Submitted by Dr. Mat (Pooper) and Evan B (Longer)
Jack Stanton (John Travolta) eventually gains enough power and popularity to rule out every last one of the other Democrat pre-candidates, and goes on to win the elections and the Presidency.
The last shot of the film shows him and his wife Susan (Emma Thompson), now the First Lady, at the White House.
Loosely based on Bill Clinton’s first primary campaign.
Young community activist Henry Burton (Adrian Lester) is invited to join the presidential primary campaign for Democratic governor Jack Stanton (John Travolta). He agrees to join after hearing Stanton give a heartfelt talk with a group of disenfranchised adults learning to read. He also comes to admire Jack’s wife Susan (Emma Thompson), who seems more savvy and educated than Jack. Between Jack’s folksy mannerisms and ability to connect with the lower class and Susan’s strategic brilliance, the pair seem primed to make a serious run at the presidential nomination.
After joining the campaign, Henry joins forces with strategists Richard (Billy Bob Thornton) and Daisy (Maura Tierney) and the campaign begins to really take off. But Henry witnesses various things that suggest the Stantons aren’t as noble and idealistic as they first seem. This includes (1) possibly using Henry for his race (African-American) and the fact that his grandpa was a famous civil rights leader; (2) Jack having various affairs, and Susan covering for him after they are revealed; (3) willingness to distort their opponent’s positions; and (4) covering up a criminal incident in Jack’s past. Mike rationalizes it by acknowledging that ultimately the Stantons will be best for the country. This leads to him breaking up with his activist girlfriend, who thinks the Stantons are actually merciless and dirty.
Susan hires a family friend named Libby Holden (Kathy Bates) to investigate both Jack (so they can get out in front of any scandal) and the women who accuse him of infidelity or other bad acts. Although Jack actually engaged in much of the infidelity and bad acts accused of, Libby also is able to uncover that his accusers are greatly exaggerating or even fabricating details to make Jack’s scandals seem worse than they are. With Libby’s help, the team is able to prevent any major scandals and discredit his accusers.
However, during a telephone call with Jack’s elderly opponent wherein Jack antagonizes him, the opponent has a stroke and drops out of the race. He is replaced by a governor named Fred Picker (Larry Hagman) who had been long retired. Picker begins surging in popularity due to his earnestness and good-nature. The Stantons fire (unfairly) Richard and Daisy to try and bolster their campaign’s effectiveness, but find it hard to weather a scandal in which an underage girl claims that Jack impregnated her. Henry truly begins losing faith when they use him (and specifically, his race) to convince the family of the underage girl to go into hiding and get an invasive paternity test (they are also African American). The Stantons then ask Libby and Henry to investigate Picker and dig up dirt on him. Libby objects as she says that digging up dirt on another candidate is unfair and dirty politics, but then acquiesces She explains to Henry that she only agreed to the request to see what the Stantons will do when she uncovers the dirt (and hopes they will do the right thing).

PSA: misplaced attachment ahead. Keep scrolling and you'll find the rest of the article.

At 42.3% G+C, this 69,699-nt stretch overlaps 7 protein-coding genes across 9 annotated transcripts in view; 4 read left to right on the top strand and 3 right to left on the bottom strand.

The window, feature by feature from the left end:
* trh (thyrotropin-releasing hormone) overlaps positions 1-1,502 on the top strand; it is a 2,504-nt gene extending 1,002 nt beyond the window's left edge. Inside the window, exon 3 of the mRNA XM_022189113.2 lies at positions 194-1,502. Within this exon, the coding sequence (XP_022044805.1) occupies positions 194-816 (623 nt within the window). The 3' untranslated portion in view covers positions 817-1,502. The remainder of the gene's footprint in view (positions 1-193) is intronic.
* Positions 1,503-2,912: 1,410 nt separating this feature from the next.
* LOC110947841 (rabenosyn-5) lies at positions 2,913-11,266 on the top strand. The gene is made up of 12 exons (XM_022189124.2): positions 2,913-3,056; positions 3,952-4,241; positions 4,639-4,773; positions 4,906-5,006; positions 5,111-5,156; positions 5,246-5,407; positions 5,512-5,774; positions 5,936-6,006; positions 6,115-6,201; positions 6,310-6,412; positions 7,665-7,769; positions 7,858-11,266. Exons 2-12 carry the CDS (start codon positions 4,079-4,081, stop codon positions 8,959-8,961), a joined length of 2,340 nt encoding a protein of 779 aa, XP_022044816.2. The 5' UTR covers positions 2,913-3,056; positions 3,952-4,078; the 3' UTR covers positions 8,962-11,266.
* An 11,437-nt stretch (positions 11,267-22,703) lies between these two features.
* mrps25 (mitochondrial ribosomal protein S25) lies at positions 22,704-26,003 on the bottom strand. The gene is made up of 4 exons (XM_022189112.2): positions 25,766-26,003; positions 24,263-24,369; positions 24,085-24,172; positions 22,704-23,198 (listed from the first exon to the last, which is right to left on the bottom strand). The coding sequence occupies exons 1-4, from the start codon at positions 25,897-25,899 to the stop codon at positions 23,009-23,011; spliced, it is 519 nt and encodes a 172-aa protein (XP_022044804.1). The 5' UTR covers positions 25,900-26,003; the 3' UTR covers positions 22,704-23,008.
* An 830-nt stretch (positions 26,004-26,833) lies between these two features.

Libby and Henry discover that the reason Picker retired many years ago was because he had developed a cocaine habit and had a homosexual affair. Libby and Henry agree that this “scandal,” which happened decades ago, should not be leaked because it is irrelevant to his candidacy and will utterly destroy his life (he has been clean for decades and is a good father). But when they tell the Stantons, they immediately demand that the dirt be leaked. Libby pleads with them, telling the Stantons that when they were young, they promised to clean up politics and always do the right thing. The Stantons attribute such promises to their own youthful naivete and counter that if they don’t leak it, someone else eventually will. They also justify their decision by saying ruining Picker is better than letting a Republican win. Libby then tearfully blackmails the Stantons to not reveal it by saying she has proof that while Jack isn’t the father of the underage girl’s baby, he did sleep with her. This forces the Stantons to not use the evidence against Picker. Later that night, Libby commits suicide as the Stantons had let her down.
After Libby’s funeral, Jack meets with Picker and gives him the evidence of his past scandal. Picker realizes that if Jack found it, someone else will, and that it will ruin his life when they do. He decides to drop out of the race (although Picker and Jack also both agree that dropping out won’t really stop the press from unearthing the scandal, but it may make the media scrutiny less intense). With Picker out, Jack has a clear path to the nomination.
Henry then tenders his resignation, explaining he can no longer condone the Stantons’ behavior or work in a field as morally bankrupt as politics. Jack pleads with Henry to stay. He notes that while he did the morally right thing by not exposing Picker, it was the wrong thing politically. Jack says that despite his scandals and dirty tricks, his vision for the country is ultimately better than everyone else’s. He also argues that Henry would not be fulfilled in a more idealistic job and wants to be part of something historic like a successful presidential campaign.
The film jumps ahead to see that Jack won the nomination and the presidency. Jack goes to greet his fawning supporters…. including Henry.
This film also has cameos from Larry King, Diane Ladd, Paul Guilfoyle, Tony Shalhoub, Bill Maher, Rob Reiner, Allison Janney, Geraldo Rivera, and Charlie Rose